For both collegiate and graduate students, stress is a commonplace experience. Research findings are showing that students are experiencing anxiety at troubling and increasing rates. Nearly one in five American college students is burned with an anxiety disorder. Stress – specifically financial stress – is expected to be one of the factors underwriting this epidemic.
Although stress is traditionally defined as “how the brain and body respond to any demand”, particularly those which are negative – such as traumatic events, major life changes, etc. However, with stress can come a range of unexpected physical side effects. This includes but is not limited to: headaches, low energy, aches and pains and insomnia. Over time, when someone endures prolonged stress, it can lead to more serious consequences, such as anxiety and mental health deficits.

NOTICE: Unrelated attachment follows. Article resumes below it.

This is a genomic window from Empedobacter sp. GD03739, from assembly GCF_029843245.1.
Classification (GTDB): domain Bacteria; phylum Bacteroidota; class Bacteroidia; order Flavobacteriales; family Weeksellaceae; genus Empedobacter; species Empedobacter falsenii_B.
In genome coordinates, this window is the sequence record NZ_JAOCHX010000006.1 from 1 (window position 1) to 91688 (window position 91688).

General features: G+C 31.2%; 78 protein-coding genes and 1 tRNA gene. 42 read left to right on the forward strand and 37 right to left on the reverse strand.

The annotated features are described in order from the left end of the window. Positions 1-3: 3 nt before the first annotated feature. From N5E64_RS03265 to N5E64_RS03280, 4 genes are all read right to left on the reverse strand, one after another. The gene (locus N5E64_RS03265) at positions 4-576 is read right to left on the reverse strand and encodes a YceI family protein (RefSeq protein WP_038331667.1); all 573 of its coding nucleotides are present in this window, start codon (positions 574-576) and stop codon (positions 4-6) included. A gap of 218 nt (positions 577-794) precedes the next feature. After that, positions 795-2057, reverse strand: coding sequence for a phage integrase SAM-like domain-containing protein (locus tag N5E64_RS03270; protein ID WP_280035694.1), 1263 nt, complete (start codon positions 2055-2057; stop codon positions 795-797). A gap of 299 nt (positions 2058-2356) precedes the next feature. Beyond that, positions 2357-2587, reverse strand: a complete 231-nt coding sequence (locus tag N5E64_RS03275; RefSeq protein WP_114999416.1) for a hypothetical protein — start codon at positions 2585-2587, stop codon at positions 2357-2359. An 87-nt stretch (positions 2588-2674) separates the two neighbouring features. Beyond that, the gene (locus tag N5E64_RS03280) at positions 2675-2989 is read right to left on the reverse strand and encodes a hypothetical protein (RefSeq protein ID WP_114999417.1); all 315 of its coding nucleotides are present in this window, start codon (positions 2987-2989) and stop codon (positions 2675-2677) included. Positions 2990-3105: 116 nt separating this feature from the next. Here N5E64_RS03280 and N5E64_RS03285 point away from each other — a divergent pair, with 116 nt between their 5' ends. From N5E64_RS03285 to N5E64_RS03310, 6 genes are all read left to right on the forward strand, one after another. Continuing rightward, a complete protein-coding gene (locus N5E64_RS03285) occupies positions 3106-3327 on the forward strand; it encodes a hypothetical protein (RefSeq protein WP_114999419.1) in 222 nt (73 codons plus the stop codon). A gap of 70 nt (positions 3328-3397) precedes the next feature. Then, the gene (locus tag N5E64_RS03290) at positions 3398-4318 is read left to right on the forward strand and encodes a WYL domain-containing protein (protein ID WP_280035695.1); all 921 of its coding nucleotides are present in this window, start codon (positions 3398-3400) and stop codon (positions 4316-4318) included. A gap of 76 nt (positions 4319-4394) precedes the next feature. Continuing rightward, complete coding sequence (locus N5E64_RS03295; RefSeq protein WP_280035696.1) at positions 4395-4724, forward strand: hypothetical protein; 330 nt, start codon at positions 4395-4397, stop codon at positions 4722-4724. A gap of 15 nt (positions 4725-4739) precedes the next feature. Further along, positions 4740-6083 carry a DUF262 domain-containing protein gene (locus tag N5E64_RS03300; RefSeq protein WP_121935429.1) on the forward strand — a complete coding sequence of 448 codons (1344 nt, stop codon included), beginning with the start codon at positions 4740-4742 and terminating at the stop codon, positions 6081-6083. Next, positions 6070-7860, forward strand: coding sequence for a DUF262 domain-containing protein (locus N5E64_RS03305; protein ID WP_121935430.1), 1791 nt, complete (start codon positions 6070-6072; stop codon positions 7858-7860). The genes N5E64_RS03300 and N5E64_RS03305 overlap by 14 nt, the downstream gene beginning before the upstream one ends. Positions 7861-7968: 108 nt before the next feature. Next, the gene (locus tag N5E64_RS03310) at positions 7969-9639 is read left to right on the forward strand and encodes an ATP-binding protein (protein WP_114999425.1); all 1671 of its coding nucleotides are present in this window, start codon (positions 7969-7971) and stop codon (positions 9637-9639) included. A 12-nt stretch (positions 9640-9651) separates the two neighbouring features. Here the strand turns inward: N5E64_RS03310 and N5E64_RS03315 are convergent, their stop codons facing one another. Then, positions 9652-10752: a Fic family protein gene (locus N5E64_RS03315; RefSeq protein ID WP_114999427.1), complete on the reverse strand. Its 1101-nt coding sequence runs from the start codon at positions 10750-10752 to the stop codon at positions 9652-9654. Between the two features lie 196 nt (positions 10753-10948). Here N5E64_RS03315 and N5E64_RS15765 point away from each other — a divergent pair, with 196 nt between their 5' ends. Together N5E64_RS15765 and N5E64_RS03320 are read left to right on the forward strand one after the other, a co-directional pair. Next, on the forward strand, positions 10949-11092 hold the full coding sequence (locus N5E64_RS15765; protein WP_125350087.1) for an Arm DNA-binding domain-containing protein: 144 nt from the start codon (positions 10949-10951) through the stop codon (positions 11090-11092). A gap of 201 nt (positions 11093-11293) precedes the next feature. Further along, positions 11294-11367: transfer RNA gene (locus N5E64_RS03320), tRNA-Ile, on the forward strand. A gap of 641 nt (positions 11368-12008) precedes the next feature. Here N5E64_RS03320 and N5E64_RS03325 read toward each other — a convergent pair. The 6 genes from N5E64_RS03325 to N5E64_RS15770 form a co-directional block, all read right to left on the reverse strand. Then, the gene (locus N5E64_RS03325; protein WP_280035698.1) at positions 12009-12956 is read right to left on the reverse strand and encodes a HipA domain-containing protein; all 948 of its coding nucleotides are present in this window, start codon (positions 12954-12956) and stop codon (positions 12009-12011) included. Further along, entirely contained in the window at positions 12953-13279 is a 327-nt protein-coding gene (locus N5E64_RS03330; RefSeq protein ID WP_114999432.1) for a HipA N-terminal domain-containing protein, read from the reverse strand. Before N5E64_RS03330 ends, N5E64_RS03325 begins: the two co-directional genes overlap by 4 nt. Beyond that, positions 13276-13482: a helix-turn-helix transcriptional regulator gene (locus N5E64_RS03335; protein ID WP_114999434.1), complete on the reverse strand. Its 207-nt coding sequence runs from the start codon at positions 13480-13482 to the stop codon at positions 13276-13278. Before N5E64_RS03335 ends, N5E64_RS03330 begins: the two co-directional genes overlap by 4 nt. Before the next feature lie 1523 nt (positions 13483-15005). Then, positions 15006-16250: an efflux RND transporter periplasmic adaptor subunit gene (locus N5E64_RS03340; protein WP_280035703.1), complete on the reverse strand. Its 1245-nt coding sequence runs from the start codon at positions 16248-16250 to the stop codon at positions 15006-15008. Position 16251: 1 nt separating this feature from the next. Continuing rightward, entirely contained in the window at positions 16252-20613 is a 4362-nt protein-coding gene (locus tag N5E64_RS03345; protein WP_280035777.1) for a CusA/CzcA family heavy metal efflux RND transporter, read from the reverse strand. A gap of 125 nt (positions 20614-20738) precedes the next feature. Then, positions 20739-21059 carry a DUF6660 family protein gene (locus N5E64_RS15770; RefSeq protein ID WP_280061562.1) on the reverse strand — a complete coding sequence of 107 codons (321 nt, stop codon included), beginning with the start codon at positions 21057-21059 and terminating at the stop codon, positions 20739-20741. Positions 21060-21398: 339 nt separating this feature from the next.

Experiencing some stress is a normal and necessary part of everyone’s lives. However, as mentioned above, excess stress can yield serious adverse health consequences. It’s important to keep one’s stress in balance, and healthline.com has provided a short list of ways to help reduce stress:
- Talk about your stress to a friend, or family member
- Listen to music
- Eat nutritious food
- Be mindful
- Get better sleep